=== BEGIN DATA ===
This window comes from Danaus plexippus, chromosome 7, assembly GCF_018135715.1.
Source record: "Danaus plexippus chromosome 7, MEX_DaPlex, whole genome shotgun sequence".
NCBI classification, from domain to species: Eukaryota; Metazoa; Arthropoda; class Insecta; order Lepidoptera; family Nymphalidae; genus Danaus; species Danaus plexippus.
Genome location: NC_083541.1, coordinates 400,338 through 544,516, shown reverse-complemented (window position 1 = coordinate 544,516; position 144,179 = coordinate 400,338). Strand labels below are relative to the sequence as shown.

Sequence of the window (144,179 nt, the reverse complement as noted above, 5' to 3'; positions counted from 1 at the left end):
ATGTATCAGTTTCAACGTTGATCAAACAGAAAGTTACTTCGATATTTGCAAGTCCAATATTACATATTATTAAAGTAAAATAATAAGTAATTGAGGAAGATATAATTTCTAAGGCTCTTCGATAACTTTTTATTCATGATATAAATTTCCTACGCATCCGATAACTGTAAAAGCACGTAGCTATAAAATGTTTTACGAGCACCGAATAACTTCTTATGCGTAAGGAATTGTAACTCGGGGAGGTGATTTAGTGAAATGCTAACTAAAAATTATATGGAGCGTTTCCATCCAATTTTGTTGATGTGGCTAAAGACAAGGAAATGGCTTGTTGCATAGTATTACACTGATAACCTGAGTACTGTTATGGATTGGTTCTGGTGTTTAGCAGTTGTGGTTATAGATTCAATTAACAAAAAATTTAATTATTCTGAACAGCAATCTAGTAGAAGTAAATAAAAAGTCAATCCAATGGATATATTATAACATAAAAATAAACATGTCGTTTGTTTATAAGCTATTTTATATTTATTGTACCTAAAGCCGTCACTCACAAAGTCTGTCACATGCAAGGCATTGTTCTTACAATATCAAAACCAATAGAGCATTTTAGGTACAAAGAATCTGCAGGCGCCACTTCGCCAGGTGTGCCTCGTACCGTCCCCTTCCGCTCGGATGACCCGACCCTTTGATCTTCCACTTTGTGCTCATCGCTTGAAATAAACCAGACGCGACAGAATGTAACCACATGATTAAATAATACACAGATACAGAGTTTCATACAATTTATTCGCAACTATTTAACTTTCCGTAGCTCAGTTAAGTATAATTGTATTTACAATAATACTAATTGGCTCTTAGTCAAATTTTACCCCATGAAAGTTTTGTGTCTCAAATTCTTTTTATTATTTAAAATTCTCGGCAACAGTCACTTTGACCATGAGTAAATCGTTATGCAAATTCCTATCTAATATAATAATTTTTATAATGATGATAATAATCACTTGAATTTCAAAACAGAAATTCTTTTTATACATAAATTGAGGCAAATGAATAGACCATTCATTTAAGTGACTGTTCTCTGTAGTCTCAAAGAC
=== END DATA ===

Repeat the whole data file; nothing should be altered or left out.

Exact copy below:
This window comes from Danaus plexippus, chromosome 7, assembly GCF_018135715.1.
Source record: "Danaus plexippus chromosome 7, MEX_DaPlex, whole genome shotgun sequence".
NCBI classification, from domain to species: Eukaryota; Metazoa; Arthropoda; class Insecta; order Lepidoptera; family Nymphalidae; genus Danaus; species Danaus plexippus.
Genome location: NC_083541.1, coordinates 400,338 through 544,516, shown reverse-complemented (window position 1 = coordinate 544,516; position 144,179 = coordinate 400,338). Strand labels below are relative to the sequence as shown.

Sequence of the window (144,179 nt, the reverse complement as noted above, 5' to 3'; positions counted from 1 at the left end):
ATGTATCAGTTTCAACGTTGATCAAACAGAAAGTTACTTCGATATTTGCAAGTCCAATATTACATATTATTAAAGTAAAATAATAAGTAATTGAGGAAGATATAATTTCTAAGGCTCTTCGATAACTTTTTATTCATGATATAAATTTCCTACGCATCCGATAACTGTAAAAGCACGTAGCTATAAAATGTTTTACGAGCACCGAATAACTTCTTATGCGTAAGGAATTGTAACTCGGGGAGGTGATTTAGTGAAATGCTAACTAAAAATTATATGGAGCGTTTCCATCCAATTTTGTTGATGTGGCTAAAGACAAGGAAATGGCTTGTTGCATAGTATTACACTGATAACCTGAGTACTGTTATGGATTGGTTCTGGTGTTTAGCAGTTGTGGTTATAGATTCAATTAACAAAAAATTTAATTATTCTGAACAGCAATCTAGTAGAAGTAAATAAAAAGTCAATCCAATGGATATATTATAACATAAAAATAAACATGTCGTTTGTTTATAAGCTATTTTATATTTATTGTACCTAAAGCCGTCACTCACAAAGTCTGTCACATGCAAGGCATTGTTCTTACAATATCAAAACCAATAGAGCATTTTAGGTACAAAGAATCTGCAGGCGCCACTTCGCCAGGTGTGCCTCGTACCGTCCCCTTCCGCTCGGATGACCCGACCCTTTGATCTTCCACTTTGTGCTCATCGCTTGAAATAAACCAGACGCGACAGAATGTAACCACATGATTAAATAATACACAGATACAGAGTTTCATACAATTTATTCGCAACTATTTAACTTTCCGTAGCTCAGTTAAGTATAATTGTATTTACAATAATACTAATTGGCTCTTAGTCAAATTTTACCCCATGAAAGTTTTGTGTCTCAAATTCTTTTTATTATTTAAAATTCTCGGCAACAGTCACTTTGACCATGAGTAAATCGTTATGCAAATTCCTATCTAATATAATAATTTTTATAATGATGATAATAATCACTTGAATTTCAAAACAGAAATTCTTTTTATACATAAATTGAGGCAAATGAATAGACCATTCATTTAAGTGACTGTTCTCTGTAGTCTCAAAGAC